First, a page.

Referenced by
Citing PatentFiling datePublication dateApplicantTitle
US2617209 *Aug 26, 1949Nov 11, 1952Tingley Reliance Rubber CorpRubber overshoe
US2627676 *Dec 10, 1949Feb 10, 1953Hack Shoe CompanyCorrugated sole and heel tread for shoes
US2652637 *Oct 12, 1951Sep 22, 1953Hardman Rena BellOne-piece foldable overshoe
US2657477 *Mar 18, 1952Nov 3, 1953Elmo Winslow ArthurFoot and/or footwear protector
US2860425 *Jun 17, 1955Nov 18, 1958Tingley Rubber CorpRubber overshoe
US3008190 *Aug 16, 1955Nov 14, 1961Robert H MesingerMethod and apparatus for forming cycle saddle covers
US3077363 *Jan 22, 1957Feb 12, 1963Mesinger Robert HCycle saddle covers
US3724107 *Nov 8, 1971Apr 3, 1973Goodrich Co B FElastic overshoes
US4292746 *Apr 25, 1979Oct 6, 1981Delaney Glen JLight weight insulated athletic shoe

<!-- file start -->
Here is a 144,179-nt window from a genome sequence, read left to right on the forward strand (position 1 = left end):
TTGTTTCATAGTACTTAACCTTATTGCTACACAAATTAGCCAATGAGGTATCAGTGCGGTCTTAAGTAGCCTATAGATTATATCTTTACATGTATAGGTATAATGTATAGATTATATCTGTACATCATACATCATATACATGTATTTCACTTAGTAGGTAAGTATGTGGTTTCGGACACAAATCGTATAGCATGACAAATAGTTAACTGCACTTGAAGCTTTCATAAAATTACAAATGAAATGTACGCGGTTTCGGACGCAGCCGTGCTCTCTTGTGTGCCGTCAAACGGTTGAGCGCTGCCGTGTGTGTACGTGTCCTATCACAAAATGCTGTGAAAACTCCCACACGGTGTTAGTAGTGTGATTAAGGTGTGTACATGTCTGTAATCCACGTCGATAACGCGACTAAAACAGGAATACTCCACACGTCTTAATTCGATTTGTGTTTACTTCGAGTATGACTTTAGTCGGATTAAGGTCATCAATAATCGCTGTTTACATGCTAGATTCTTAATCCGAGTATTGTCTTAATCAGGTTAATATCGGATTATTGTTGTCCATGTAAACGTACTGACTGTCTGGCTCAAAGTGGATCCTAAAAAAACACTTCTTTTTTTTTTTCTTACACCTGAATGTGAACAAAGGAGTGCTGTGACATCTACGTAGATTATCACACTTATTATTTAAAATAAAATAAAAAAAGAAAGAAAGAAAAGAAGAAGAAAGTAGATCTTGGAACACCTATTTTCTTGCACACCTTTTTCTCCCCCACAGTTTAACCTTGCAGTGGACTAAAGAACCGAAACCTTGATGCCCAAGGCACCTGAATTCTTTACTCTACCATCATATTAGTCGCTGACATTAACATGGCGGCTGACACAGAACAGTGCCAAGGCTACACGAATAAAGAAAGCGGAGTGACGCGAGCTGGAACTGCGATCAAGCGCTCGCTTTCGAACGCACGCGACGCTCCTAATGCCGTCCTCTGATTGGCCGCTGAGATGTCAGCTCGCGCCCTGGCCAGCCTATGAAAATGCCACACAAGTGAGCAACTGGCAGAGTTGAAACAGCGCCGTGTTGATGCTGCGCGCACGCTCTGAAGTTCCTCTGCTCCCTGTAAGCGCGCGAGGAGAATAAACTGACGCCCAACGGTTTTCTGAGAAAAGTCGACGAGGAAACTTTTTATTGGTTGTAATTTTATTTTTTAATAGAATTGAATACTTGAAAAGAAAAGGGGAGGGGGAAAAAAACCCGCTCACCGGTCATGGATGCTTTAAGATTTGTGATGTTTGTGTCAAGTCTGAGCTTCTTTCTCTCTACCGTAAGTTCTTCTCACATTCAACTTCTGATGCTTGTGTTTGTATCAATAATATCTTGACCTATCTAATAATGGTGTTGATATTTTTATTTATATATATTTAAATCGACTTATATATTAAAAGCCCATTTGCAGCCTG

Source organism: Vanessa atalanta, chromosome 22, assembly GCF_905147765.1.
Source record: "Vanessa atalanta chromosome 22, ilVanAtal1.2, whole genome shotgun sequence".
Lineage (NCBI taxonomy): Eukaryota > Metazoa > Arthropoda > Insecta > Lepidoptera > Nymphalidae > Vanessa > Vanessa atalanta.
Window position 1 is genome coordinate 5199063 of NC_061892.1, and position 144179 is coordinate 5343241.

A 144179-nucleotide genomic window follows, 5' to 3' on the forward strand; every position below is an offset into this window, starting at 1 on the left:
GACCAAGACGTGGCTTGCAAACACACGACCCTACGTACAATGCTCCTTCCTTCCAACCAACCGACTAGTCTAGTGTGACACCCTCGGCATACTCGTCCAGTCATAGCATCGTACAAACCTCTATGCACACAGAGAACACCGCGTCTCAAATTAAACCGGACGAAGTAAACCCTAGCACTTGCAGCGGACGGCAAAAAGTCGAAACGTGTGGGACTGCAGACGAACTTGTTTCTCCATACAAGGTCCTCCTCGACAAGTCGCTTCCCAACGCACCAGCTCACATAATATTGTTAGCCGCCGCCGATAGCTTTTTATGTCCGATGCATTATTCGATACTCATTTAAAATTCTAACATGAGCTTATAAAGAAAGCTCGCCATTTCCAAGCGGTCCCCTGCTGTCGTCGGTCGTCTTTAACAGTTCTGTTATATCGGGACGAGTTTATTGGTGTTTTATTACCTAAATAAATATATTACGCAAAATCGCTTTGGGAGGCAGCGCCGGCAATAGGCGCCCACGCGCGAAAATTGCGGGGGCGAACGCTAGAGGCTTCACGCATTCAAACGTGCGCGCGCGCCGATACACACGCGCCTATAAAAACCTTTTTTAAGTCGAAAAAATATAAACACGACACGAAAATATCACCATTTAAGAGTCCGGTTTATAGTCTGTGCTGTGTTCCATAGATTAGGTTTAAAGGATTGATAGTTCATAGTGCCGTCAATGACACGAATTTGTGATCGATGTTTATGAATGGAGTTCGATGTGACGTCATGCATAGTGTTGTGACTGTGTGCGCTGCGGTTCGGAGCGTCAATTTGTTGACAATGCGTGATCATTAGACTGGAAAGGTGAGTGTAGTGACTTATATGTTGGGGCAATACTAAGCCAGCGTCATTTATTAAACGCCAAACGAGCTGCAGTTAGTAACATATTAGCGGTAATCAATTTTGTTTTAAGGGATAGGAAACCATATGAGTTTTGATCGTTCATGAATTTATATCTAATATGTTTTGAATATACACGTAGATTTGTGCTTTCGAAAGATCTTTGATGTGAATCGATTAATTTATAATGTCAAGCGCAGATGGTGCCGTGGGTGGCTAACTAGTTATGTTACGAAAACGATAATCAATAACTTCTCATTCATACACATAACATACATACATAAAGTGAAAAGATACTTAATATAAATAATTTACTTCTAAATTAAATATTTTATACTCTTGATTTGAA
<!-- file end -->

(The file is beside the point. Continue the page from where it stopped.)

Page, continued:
US5396717 *Apr 12, 1994Mar 14, 1995Bell; MichaelConvertible overshoe with tear resistant bead
US6076284 *Nov 6, 1995Jun 20, 2000Ballet Makers, Inc.Shoe with split sole and mid-section reinforcement
US20130160330 *Oct 25, 2012Jun 27, 2013Robert W. WOJNOWSKIRentable bowling overshoe
Classifications
U.S. Classification36/7.3, 36/58.5
International ClassificationA43B3/16
Cooperative ClassificationA43B3/16
European ClassificationA43B3/16